Kids Are Texting During Class, and Parents May Be the Problem
It turns out parents may be the ones kids are texting the most during class
It’s no secret that kids are texting during class, no matter how well they may think they’re hiding the glow of an iMessage screen under their desks. However, while common Gen Z stereotypes may tend to suggest phone addicted teens are wasting valuable class time texting each other, it might actually be a parent on the other side of those distracting midday conversations.
According to The Wall Street Journal, parents may be a bigger part of the problem than they realize when it comes to teens texting during the school day. Students, teachers and administrators alike said parents are often the ones lighting up kids’ phones with texts during class, and many students feel obligated to reply to those parental pings as quickly as possible.
High schools around the country have implemented measures in recent years to cut back on student phone use during class, often collecting or locking up students’ devices during the school day. Even with student phones in their care, however, teachers and administrators found that many kids were still receiving texts throughout the day — from parents.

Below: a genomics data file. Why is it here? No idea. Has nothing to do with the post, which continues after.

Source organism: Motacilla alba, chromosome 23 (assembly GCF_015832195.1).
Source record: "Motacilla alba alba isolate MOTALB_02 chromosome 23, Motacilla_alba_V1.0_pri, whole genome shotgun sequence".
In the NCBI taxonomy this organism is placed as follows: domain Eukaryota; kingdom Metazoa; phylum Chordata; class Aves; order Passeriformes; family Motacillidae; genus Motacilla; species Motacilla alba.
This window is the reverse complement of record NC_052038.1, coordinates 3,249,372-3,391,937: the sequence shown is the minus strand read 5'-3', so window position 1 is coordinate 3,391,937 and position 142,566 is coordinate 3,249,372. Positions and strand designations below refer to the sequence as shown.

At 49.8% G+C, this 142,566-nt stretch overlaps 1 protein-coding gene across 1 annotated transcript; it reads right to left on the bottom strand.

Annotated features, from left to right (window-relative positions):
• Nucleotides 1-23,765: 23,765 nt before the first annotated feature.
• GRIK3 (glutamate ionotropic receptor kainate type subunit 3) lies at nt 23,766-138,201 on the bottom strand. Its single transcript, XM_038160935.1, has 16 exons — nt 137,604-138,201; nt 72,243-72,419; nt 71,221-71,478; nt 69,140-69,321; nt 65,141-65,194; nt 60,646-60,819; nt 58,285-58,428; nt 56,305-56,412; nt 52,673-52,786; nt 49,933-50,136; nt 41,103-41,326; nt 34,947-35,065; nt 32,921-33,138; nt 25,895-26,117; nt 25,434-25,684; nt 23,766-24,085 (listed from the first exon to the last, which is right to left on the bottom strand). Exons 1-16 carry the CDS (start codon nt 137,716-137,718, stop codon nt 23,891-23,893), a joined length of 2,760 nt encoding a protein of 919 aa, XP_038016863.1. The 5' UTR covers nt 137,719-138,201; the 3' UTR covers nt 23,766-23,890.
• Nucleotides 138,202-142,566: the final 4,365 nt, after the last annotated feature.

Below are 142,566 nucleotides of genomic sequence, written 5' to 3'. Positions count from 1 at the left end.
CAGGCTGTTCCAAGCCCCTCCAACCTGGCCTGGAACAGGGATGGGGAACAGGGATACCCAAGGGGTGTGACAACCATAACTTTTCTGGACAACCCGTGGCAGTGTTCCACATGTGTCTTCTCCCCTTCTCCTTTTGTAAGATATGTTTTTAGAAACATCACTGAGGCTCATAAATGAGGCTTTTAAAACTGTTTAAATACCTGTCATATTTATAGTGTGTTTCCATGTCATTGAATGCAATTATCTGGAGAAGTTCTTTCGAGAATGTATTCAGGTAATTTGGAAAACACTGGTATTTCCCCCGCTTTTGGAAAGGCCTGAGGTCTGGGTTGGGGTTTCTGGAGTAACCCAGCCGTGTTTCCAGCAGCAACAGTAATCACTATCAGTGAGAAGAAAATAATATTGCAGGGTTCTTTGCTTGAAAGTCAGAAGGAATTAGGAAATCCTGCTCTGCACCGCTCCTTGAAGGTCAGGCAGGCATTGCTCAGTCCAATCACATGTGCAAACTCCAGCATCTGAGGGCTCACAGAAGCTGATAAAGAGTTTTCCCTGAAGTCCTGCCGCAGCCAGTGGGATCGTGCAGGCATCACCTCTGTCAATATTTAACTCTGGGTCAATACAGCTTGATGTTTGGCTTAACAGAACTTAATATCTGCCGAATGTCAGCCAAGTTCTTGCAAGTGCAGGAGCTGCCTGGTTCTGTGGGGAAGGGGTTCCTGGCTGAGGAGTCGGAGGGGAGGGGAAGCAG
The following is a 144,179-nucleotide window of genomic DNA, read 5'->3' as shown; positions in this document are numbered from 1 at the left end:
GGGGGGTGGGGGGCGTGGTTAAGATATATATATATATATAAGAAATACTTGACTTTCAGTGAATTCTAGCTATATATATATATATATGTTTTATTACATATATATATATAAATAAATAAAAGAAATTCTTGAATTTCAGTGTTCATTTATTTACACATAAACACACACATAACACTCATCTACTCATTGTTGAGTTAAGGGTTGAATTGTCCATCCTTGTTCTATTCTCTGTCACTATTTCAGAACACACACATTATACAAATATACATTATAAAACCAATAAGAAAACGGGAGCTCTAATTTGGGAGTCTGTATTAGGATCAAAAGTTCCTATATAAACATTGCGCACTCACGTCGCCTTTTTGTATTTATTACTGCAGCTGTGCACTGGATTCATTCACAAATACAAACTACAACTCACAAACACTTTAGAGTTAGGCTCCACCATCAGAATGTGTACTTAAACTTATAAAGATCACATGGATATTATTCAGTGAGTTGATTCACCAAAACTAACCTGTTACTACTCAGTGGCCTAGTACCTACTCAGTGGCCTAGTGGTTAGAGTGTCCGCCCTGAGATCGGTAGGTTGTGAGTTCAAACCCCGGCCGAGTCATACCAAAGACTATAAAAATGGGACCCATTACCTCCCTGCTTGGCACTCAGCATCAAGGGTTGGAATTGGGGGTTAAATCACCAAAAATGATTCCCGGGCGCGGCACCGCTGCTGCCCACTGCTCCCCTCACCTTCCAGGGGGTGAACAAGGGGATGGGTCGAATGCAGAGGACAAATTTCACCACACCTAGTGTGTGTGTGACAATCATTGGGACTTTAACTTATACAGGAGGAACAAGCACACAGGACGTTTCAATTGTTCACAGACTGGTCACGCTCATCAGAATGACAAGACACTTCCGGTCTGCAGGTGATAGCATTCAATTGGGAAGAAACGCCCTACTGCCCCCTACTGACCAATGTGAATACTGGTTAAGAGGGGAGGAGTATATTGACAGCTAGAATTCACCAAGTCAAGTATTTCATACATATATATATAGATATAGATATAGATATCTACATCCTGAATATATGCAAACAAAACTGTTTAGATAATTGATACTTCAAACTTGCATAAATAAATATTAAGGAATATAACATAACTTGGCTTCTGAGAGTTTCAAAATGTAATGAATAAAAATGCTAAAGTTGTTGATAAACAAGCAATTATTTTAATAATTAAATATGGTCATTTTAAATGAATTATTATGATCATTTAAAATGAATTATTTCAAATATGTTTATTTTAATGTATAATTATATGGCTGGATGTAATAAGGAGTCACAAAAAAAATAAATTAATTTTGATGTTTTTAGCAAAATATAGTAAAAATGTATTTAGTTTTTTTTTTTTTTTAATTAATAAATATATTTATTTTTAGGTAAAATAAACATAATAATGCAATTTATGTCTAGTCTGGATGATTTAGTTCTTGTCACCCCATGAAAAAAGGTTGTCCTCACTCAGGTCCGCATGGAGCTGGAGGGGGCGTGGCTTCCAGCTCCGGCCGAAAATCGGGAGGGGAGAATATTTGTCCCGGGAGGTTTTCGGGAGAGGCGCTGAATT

“We didn’t realize how often parents texted their students until they came to a meeting last spring and voiced their concerns,” Adam Gelb, the assistant principle at San Mateo High School in the San Francisco Bay Area, told WSJ.
While this onslaught of parental texting may seem like a symptom of “helicopter parenting,” some of these parents may actually be texting with unfortunately viable concerns — reaching their children in the event of a school shooting.
According to Principal Jarrett Gold of La Cañada High School in Southern California, however, phones can actually do more harm than good in such an emergency, when it is important that students remain focused on receiving safety instructions from teachers and authorities. In order to minimize phone distractions during class while still allowing parents to contact their children, some schools have increased the phone availability of office staff members. “I’ve told the office staff to treat every call like it is an emergency because in the eyes of a parent, it might be,” one principle told WSJ.
Editor’s Note: RealClearLife, a news and lifestyle publisher, is now a part of InsideHook. Together, we’ll be covering current events, pop culture, sports, travel, health and the world. Subscribe here for our free daily newsletter.
Thanks for reading InsideHook. Sign up for our daily newsletter and be in the know.
Suggested for you